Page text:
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Sara Brenes-Akerman
A Likely Story

Credit: Sara Brenes-Akerman , Sara Brenes-Akerman

I’m having an affair. I never thought I would be the type to engage in such pitiful behavior but then, unexpectedly, I found myself in the middle of a whirlwind romance that I couldn’t put an end to.

Let me explain. This American Life is kind of like my husband. The Ira Glass-hosted public radio staple is undeniably wonderful. The show boasts 1.8 million listeners per week, is often the most downloaded podcast in the country and has an impressive 48-minute average listening time.

And no wonder, it delivers engaging and often tear-jerking stories on a weekly basis. There’s the episode about a guy grappling with depression — on the verge of suicide — and the friend who is trying to save him, the one about the daughter who finds out about her mother’s adultery and the painful aftermath of the transgression, the episode about the wannabe actor and Princeton grad who ends up making a living as the “Cuervo Man” and the one about a mother leaving a particularly funny and profanity-ridden message on her son’s answering machine. The list goes on.

I’ve been immensely happy during our time together. This American Life is always there for me, offering reliably stunning narratives as a symbol of its love. It is just so beautiful in the way it allows you to invest in people whose stories you would otherwise never hear — people who are real and exist in the world.

But then Gossip Girl happened, a show so contrived that New York Magazine makes its weekly review of the show a “reality index,” occasionally judging it to be “faker than waving around the cash you accepted for attempted murder in the street.”

All I can say for myself is that the moment I betrayed This American Life was quick and unforeseen. One minute I was faithful, the next my hands were all over the unashamedly extravagant teenage soap. The reasons behind my impulses, however, were unclear.

Perhaps it is the simplicity in Gossip Girl that is especially gratifying. There is something pleasurable about knowing what is going to happen and seeing it play out just like you imagined it would. Most romances end well and no character pretty enough will die. Every Monday night at 8 p.m., I suspend my disbelief in exchange for forty minutes of golden escapism.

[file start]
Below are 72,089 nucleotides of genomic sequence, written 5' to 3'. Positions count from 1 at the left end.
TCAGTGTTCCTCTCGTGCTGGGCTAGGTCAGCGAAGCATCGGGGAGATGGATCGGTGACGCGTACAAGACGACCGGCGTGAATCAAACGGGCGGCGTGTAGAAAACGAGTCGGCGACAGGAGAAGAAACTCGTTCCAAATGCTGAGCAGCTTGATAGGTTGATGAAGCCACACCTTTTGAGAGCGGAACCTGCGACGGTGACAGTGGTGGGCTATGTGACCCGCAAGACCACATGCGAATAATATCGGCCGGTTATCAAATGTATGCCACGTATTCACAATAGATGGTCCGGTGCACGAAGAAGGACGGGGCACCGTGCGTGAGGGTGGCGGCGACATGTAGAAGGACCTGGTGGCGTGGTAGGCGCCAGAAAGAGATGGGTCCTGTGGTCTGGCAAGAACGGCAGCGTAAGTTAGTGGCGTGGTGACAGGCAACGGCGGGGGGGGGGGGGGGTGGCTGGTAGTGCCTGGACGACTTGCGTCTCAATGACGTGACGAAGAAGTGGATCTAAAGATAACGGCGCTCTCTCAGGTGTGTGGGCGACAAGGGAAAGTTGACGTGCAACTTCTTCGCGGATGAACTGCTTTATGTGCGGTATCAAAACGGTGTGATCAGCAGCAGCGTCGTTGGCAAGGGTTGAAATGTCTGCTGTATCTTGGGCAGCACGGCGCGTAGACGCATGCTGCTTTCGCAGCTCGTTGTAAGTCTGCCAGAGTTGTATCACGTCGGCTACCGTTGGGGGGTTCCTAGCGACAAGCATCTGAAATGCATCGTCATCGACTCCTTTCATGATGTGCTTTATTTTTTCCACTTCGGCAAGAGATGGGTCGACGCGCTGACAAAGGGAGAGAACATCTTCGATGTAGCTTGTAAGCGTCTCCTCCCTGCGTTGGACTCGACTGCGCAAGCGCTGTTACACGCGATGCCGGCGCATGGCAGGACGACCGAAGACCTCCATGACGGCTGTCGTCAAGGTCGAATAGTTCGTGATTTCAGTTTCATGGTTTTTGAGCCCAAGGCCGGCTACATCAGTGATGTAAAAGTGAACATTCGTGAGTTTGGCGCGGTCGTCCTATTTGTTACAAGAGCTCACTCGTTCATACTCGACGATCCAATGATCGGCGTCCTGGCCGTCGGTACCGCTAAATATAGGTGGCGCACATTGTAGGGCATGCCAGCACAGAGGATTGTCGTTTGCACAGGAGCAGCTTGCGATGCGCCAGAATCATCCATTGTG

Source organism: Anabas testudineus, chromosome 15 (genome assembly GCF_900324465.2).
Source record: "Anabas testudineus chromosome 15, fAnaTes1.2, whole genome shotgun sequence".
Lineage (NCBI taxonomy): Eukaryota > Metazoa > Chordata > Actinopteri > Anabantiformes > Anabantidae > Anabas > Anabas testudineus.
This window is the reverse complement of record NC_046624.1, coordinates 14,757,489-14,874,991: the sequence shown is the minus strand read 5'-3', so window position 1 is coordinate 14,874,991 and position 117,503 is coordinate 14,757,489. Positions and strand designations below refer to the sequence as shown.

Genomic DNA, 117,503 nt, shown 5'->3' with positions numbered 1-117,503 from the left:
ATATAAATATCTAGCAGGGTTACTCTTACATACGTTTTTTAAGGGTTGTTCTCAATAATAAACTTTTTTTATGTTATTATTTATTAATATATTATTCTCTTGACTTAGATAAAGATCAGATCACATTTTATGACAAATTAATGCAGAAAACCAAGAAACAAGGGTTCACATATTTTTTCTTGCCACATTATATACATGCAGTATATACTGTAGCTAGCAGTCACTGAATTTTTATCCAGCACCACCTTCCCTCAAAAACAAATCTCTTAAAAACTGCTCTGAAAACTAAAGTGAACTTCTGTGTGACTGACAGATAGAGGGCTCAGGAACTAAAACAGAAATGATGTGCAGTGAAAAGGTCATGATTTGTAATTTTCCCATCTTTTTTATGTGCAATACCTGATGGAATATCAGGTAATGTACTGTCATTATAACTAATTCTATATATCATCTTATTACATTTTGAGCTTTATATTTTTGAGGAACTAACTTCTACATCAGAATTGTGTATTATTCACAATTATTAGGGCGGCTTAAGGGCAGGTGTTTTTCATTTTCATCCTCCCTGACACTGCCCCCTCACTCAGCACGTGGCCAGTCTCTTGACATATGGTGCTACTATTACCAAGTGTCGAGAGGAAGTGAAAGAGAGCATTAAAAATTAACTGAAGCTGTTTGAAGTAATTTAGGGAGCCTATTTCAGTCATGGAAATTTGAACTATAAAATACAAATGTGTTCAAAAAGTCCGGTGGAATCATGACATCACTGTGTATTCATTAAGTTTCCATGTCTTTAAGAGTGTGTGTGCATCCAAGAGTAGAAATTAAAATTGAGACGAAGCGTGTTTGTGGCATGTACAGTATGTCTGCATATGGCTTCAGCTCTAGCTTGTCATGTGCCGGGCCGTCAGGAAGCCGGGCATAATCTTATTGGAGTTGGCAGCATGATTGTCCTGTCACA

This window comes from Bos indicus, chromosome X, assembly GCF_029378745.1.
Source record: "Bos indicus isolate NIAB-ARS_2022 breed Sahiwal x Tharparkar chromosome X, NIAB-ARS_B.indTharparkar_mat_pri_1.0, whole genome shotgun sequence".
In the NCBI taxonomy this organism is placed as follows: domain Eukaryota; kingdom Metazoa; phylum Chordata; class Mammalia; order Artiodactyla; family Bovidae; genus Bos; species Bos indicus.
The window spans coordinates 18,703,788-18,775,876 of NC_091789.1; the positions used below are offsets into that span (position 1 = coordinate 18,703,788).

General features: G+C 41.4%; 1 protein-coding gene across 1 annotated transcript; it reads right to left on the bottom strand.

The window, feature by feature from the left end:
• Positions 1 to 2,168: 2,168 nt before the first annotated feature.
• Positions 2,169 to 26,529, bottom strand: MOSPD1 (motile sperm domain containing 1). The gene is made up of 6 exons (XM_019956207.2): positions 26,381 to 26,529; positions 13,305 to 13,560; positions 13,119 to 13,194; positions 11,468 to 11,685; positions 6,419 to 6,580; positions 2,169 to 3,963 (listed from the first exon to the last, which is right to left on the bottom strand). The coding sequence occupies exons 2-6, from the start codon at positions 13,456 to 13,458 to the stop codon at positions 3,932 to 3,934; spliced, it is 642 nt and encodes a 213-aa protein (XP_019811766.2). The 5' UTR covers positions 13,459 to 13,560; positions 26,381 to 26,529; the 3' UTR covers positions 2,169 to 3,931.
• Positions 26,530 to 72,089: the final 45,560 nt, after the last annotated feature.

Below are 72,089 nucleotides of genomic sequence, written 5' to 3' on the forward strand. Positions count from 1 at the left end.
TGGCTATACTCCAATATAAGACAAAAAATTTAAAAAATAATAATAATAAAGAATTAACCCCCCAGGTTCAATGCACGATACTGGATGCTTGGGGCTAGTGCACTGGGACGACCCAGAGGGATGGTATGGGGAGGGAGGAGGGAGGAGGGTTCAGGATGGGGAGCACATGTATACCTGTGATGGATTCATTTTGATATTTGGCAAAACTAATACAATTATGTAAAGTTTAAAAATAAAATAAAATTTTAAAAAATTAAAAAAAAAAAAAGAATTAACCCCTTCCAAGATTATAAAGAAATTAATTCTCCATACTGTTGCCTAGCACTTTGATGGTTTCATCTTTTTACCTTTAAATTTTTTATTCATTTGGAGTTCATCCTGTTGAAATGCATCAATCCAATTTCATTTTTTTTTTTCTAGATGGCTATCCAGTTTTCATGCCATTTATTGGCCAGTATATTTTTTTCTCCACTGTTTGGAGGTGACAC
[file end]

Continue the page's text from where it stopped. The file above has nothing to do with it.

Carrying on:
A College senior who wished to remain anonymous because of the embarrassing nature of her guilty pleasure, says she sacrifices “everything else that’s good” to watch weekly episodes of the ABC drama Switched at Birth.

“I know what I’m getting, I know it’s gonna be cheesy and I don’t have to think about it a lot,” she said. When asked whether she ever felt remorse after watching, she replied, “Every time.”

There is a price to pay for giving in. Like many other guilt-inducing shows, Gossip Girl sacrifices internal logic and authenticity for the quick rewards of fiery romance and capital-D drama. We receive instant gratification only to wake up later with our most basal desires fulfilled but our consciences dirtied.

This American Life, on the other hand, is never easy. It isn’t there to give you what you want or carry you away but, rather, to bring you back a little more curious. It’s not so much about escaping as it is about discovering new ways of seeing through the eyes of others. What you get at the end is far more valuable than anything Gossip Girl could offer but it demands so much more from you along the way.

With a limited amount of time to devote to either, choosing between the two often means sacrificing one. The morally sound choice is clear, but I’m not ready to give up either. All I can hope for is that This American Life will still have me when I’m ready to commit.

Sara Brenes-Akerman is a College senior from Costa Rica. Her email address is A Likely Story appears every other Thursday.

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